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IndustryArena Forum > CNC Plasma, EDM / Waterjet Machines > General CNC Plasma / Oxy Fuel Cutting Machines > Designing part for 2" to 8" cut plate... how to keep cost low?
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  1. #1
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    Designing part for 2" to 8" cut plate... how to keep cost low?

    Background:


    I am designing a steel keel for a sailboat. I want to cut a hydrodynamic shape - an airfoil. I plan to do this as a 2D shape in plate steel. I am aiming for 1200 - 1500 lbs of steel, and *rough* dimensions of 90" (X) 8" (Y) and 4" - 8" thick (Z) It will be epoxy coated for corrosion resistance.

    Obviously I'm thinking CNC plasma or oxy flame cutting.


    I want to have this cut out (and maybe welded together if stacked) for a reasonable price. I could make this out of various combinations of steel thicknesses.


    The question:


    Any suggestions on thicknesses that are the least expensive to buy and cut?


    I know plasma can go to 2" thick.


    It seems plate steel over 6" is rare. 3" plate steel seems much more common. Is oxy cutting two 3" plates cheaper than one 6" plate for the same profile?


    Should I limit the job to 2" so I can get quotes from shops that have either plasma or oxy flame?

    Will the cost of the steel or the cost of the cutting dominate the total cost?


    Thanks for any suggestions you can give!

  2. #2
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    Re: Designing part for 2" to 8" cut plate... how to keep cost low?

    Having it CAST would be the way to go. (;-) TP

  3. #3
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    Re: Designing part for 2" to 8" cut plate... how to keep cost low?

    Hi Jin - Having been involved in yachts for some decades I'd advise to be very careful with welded keels. They fatigue and welds fail and keels fall off more often then you think. When they do fail it can be catastrophic. Casting is a good idea.... Peter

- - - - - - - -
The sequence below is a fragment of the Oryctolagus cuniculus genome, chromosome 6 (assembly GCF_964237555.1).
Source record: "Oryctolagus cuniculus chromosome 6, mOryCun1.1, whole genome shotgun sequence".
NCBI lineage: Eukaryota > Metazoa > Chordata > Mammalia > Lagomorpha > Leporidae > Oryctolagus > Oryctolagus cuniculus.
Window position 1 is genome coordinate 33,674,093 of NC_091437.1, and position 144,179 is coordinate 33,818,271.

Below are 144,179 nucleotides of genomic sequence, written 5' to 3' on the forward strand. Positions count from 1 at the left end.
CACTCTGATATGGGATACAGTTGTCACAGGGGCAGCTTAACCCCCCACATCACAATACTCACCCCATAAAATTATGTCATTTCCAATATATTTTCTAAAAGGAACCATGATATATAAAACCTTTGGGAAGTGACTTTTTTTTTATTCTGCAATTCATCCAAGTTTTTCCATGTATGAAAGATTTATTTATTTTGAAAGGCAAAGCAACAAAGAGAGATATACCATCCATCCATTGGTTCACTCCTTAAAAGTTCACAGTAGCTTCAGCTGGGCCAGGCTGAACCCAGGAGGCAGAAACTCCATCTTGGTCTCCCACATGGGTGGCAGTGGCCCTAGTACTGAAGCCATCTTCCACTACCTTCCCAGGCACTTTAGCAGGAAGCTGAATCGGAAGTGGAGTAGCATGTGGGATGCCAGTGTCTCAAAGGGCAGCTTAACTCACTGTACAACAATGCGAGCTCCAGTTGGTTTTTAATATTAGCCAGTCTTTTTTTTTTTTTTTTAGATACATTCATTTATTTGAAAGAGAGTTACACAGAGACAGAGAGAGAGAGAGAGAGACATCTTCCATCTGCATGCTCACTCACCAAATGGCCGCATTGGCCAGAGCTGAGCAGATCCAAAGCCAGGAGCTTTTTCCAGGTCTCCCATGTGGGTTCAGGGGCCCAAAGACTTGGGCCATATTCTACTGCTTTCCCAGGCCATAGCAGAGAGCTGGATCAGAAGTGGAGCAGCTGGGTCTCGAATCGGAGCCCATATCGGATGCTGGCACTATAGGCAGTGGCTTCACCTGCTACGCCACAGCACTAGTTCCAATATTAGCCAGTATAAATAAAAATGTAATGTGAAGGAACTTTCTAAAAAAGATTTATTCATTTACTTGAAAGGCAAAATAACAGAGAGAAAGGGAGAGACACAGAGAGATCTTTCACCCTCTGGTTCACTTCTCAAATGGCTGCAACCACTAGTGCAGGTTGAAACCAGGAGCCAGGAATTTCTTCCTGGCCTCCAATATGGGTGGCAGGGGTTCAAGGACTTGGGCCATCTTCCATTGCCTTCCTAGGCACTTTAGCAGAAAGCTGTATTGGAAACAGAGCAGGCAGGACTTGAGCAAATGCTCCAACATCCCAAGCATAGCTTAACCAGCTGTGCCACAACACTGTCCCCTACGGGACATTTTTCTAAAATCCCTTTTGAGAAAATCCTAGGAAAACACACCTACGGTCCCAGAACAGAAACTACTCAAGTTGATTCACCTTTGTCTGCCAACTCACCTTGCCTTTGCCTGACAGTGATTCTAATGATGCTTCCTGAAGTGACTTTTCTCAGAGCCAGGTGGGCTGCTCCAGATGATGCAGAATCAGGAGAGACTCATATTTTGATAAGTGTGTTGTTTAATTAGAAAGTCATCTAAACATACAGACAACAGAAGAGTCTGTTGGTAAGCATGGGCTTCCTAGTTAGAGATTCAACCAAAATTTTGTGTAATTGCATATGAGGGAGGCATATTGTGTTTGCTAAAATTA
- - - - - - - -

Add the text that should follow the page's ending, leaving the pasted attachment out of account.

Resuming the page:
4. #4
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    Re: Designing part for 2" to 8" cut plate... how to keep cost low?

    Peter,

    I agree that fatigue would normally be an issue. But this is for a sailboat I am converting to a displacement speed electric powerboat. There won't be a sail. There will be some wind load from the canopy / panels but nothing like a sail. There will be *very little* dynamic or side load on the keel. Some options I'm looking at include welding on only some of the weight so it wouldn't be catastrophic if it did fall off, or bolting it on.

    -Jeff

  5. #5
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    Re: Designing part for 2" to 8" cut plate... how to keep cost low?

    I agree with peteeng that casting is a good idea and ,I suspect,very likely less expensive.How about having an accurate pattern CNC cut in wood and then cast?Not only would you get a better surface finish and fidelity to the design,but you could core the bolt holes and no have to drill them.

  6. #6
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    Re: Designing part for 2" to 8" cut plate... how to keep cost low?

    I will give casting another look.

    In the meantime I've used some online steel supplier pricing systems to find that there can be a huge price difference (per pound) in different thicknesses. So far 4" plate looks the best on a per pound basis.

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